Make it easy: How to prevent dental patient no-shows before they happen
If there has ever been a common lament of dental offices everywhere, it is openings in the hygiene schedules. I don’t think any practice is totally immune from the occasional no-show or last-minute cancellation.
By Andrea Kowalczyk, RDH, BS
If there has ever been a common lament of dental offices everywhere, it is openings in the hygiene schedules. I don’t think any practice is totally immune from the occasional no-show or last-minute cancellation. The advantages of a full hygiene schedule are obvious. A healthy revenue stream and patients getting the care they need are what we all strive for. Some of the negative consequences of slow schedules are subtler, but they affect dental practices in big ways.
The backup plan
Preventing no-shows before they happen is the best strategy. However, there are some steps you can take to fill unplanned open schedule time. Here is an “emergency backup plan” to refer to in the event of a no-show.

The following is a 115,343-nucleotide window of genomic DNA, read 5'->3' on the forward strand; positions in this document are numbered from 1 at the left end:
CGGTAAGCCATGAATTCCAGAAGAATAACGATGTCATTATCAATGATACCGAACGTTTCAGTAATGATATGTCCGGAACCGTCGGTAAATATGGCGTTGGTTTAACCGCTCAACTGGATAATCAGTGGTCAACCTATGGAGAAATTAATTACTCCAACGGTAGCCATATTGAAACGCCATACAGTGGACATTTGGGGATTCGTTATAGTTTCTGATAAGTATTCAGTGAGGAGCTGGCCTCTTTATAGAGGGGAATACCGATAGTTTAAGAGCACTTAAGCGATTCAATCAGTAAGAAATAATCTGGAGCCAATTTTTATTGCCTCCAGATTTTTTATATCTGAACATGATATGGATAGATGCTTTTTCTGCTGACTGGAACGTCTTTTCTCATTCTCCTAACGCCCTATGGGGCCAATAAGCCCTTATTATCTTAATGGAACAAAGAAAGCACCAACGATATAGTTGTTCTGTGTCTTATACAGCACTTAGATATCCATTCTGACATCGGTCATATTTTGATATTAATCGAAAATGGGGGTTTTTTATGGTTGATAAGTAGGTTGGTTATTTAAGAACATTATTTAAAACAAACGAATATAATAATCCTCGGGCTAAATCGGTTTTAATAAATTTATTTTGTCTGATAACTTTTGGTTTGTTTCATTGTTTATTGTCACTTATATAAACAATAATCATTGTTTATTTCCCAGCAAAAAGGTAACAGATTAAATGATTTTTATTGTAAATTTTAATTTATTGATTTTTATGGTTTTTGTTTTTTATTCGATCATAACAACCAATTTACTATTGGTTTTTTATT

- Time is of the essence — Call patients to remind them they’re late. Ask if they can come in now for an abbreviated appointment (exam without cleaning, for example). Ask if they can reschedule to another appointment time today.
- Capture the “low hanging fruit” — Patients who are scheduled for periodontal scaling and root planing for a future date should be contacted and offered one of today’s openings. If the opening is less time than it will take to complete the scaling, address at least one quadrant. Why? Treating periodontal infections takes priority over preventive services. There are no six-month frequency limitations for scalings.